Hanoi Travel Guide, Tourist Attractions

Hanoi is the capital city of Vietnam. King Ly Thai To moved the capital city from Hoa Lu in Ninh Binh Province to Hanoi in 1010 A.D.. It is said when the King arrived in Hanoi, he saw a five-colored dragon flying into the sky. Thinking it was a good holy sign, the King chose to build a new city in Hanoi. At the time, the King named the city Thang Long meaning the City of Ascending Dragon.

 Hoan Kiem Lake - Hanoi - Vietnam
Hoan Kiem Lake - Hanoi - Vietnam

 Back in the 11th century, Thang Long was protected by moats and citadel walls. There were two important areas in the capital city: the Royal Citadel and the business quarter. The King and the Royal Court lived and worked in the Royal Citadel; while the business quarter was where local residents lived, did business and exchanged goods. Thang Long Citadel was destroyed many times during the different wars in Vietnam and nowadays only the citadel walls are left.

Ho Chi Minh Mausoleum in Hanoi
Ho Chi Minh Mausoleum in Hanoi

The once business area of Thang Long is now called the Old Quarter which is still as busy, hustling and bustling as ever. The Old Quarter is a good area for shopping if you have a chance to travel to Hanoi.

 In the 19th century, the French came to Hanoi and built a new area along side the old areas of Hanoi, and that area now is known as the French Quarter. The French Quarter is known with wide boulevards, French-styled villas. There are a number of sidewalk cafes, fine-dining restaurants and luxury hotels in the French Quarter nowadays.

The French Quarter in Hanoi Vietnam
The French Quarter in Hanoi Vietnam

 Traveling to Hanoi now, you could easily have a pleasant time in the capital city of Vietnam with its laid-back atmosphere and the blend of the East and the West.

Truc Bach Lake - Hanoi - Vietnam
Truc Bach Lake, Hanoi, Vietnam

A/ Where to learn about the ancient history and traditional culture of Vietnam in Hanoi:

1/ Tran Quoc Pagoda
The Tran Quoc Pagoda, a Buddhist pagoda, was first built in 545 C.E. and it was named Khai Quoc celebrating the independent Kingdom of Van Xuan (The name of Vietnam then). The name of the pagoda was changed to An Quoc (Peace and Stability) in the 15th century and to Tran Quoc (Defending the Nation). Visiting this pagoda, you’ll understand much about the different periods of the Vietnamese history reflected in the names of the pagoda.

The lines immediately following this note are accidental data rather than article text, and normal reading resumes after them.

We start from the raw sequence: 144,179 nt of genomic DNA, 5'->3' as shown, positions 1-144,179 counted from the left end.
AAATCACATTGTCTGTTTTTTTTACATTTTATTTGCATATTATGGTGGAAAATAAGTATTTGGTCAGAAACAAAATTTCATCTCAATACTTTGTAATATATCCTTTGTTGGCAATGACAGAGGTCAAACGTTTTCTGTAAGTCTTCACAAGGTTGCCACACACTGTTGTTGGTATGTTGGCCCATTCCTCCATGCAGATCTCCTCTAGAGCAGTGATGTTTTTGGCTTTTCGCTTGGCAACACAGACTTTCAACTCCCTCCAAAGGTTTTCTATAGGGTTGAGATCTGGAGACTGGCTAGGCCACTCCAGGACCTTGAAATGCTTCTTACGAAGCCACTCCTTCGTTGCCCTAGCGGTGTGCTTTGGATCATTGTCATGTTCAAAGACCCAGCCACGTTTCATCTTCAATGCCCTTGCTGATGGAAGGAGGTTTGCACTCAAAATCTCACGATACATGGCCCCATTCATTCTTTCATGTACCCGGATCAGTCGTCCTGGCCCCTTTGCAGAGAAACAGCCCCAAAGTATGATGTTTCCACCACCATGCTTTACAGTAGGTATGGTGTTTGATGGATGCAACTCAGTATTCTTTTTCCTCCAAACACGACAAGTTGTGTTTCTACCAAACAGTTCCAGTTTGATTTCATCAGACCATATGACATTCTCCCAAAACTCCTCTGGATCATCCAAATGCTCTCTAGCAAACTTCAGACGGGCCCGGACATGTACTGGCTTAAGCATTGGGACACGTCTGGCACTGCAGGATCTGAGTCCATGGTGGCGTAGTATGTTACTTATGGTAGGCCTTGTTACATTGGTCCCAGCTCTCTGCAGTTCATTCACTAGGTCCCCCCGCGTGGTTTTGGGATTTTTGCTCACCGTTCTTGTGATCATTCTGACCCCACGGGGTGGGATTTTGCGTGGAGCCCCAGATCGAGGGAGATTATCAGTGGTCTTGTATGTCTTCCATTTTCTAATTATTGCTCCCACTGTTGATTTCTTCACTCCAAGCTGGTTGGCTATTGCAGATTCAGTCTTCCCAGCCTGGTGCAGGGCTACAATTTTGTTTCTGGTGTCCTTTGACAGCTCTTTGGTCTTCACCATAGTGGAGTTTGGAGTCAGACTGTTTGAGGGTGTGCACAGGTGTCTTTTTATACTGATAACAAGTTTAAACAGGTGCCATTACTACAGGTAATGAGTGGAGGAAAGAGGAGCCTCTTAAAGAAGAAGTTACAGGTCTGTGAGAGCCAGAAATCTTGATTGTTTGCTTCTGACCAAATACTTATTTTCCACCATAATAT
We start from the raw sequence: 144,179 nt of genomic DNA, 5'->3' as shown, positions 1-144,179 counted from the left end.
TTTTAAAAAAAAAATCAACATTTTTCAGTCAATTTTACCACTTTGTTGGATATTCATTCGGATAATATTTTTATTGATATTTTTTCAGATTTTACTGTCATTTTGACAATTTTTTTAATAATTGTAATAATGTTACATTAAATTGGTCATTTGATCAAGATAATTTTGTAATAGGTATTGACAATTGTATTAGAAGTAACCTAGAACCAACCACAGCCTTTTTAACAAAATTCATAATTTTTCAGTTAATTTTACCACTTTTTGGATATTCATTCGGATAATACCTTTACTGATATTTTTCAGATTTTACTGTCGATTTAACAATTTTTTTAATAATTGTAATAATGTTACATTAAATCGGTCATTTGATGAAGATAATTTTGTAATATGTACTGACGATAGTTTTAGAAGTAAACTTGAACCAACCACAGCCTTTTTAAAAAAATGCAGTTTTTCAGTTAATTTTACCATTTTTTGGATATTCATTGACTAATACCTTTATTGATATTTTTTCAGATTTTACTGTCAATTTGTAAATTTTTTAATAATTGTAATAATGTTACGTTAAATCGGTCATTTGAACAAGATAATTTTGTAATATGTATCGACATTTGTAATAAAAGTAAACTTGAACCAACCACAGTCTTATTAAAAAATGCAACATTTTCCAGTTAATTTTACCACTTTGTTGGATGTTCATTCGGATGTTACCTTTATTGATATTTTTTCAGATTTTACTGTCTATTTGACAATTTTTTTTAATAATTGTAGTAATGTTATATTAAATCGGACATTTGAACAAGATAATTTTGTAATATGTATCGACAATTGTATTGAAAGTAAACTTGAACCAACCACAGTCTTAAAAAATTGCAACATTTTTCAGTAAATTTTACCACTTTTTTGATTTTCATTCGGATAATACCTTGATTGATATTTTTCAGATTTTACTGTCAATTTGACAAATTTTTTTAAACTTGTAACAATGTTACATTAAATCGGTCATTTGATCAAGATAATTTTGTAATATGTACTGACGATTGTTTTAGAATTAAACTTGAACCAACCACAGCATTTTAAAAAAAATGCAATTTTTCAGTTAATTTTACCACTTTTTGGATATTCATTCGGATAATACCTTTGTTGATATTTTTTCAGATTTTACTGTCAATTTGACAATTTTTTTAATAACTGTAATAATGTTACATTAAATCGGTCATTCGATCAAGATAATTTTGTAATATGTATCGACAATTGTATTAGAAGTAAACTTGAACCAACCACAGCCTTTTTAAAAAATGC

Tran Quoc Pagoda
Tran Quoc Pagoda

2/ Quan Thanh Temple
This is a very interesting temple built from the 11th century C.E. when the capital city of Vietnam was relocated from Hoa Lu to Thang Long (Hanoi nowadays). Don’t be fooled by most travel guides and traveler reviews of this temple: it is far more interesting than most common information...

Quan Thanh Temple
Quan Thanh Temple

The Quan Thanh Temple is dedicated to Huyen Thien Tran Vu, a Taoist temple. Leaving the legends aside, you take a look at the map of the temple in relation to the former Thang Long Citadel. You’ll find that the temple is located at a corner of the West Lake which is right to the north (slightly northwest) of the ancient Thang Long Citadel. This is important in protecting the northern side of the citadel from toxic engergy.

3/ Thang Long Citadel
This was the seat of the Royal Families of Vietnam for several centuries starting from the 11th century C.E. The former Royal Citadel was partially destroyed by wars and was reduced to Hanoi Citadel which was of smaller scale due to that the Imperial Citadel of Vietnam was in Hue in the 19th century and all other citadels in the Kingdom had to be smaller.

Thang Long (Hanoi) Citadel
Thang Long (Hanoi) Citadel

4/ The Temple of Literature
This is one of the most important spiritual and cultural site of Vietnam. Originally the temple – Van Mieu was built in 1070 C.E and dedicated to Confucius and Confucianism. In 1076 the National School of Quoc Tu Giam was built to the back of the temple making it the first university in Vietnam. There are 82 stone steles left showing names of those who had records during various Royal Exams conducted in the Vietnamese history for recruiting Madarins.

The Temple of Literature in Hanoi Vietnam
The Temple of Literature in Hanoi Vietnam

5/ The One Pillar Pagoda
The pagoda is dedicated to the Goddess of Mercy built in the 11th century next to the Buddhist Dien Huu Pagoda. While generally accepted theory of the pagoda says about a King’s dream, the meaning of the pagoda – Dien Huu (Forever Auspicious) along with the facts that hundreds if not thousands of metal needles found when excavating the bottom of the pond at the pagoda suggest that the hidden truths extend far beyond public knowledge.

One Pillar Pagoda
One Pillar Pagoda

One possible truth is that the Pagoda was built right on one of the Dragon Points of Hanoi (related to the Prosperity of Vietnam) where one of several talismans had been driven into the ground by a Chinese male witch during the time Vietnam was under Chinese yoke. The pagoda helped to ward off the effects of the talisman.

6/ Hoan Kiem Lake and Ngoc Son Temple
The Lake is in the heart of Hanoi between the Old Quarter to the North and the French Quarter to the South. This is amid the chaotic yet interesting activities of Hanoi nowadays. The lake has a lovely legend showing the wish of the Vietnamese: leaving the weapons and living in peace!

The Huc Bridge - Hanoi Vietnam
The Huc Bridge - Hanoi Vietnam

 

Vietnam's Airforce Museum in Hanoi
Vietnam's Airforce Museum in Hanoi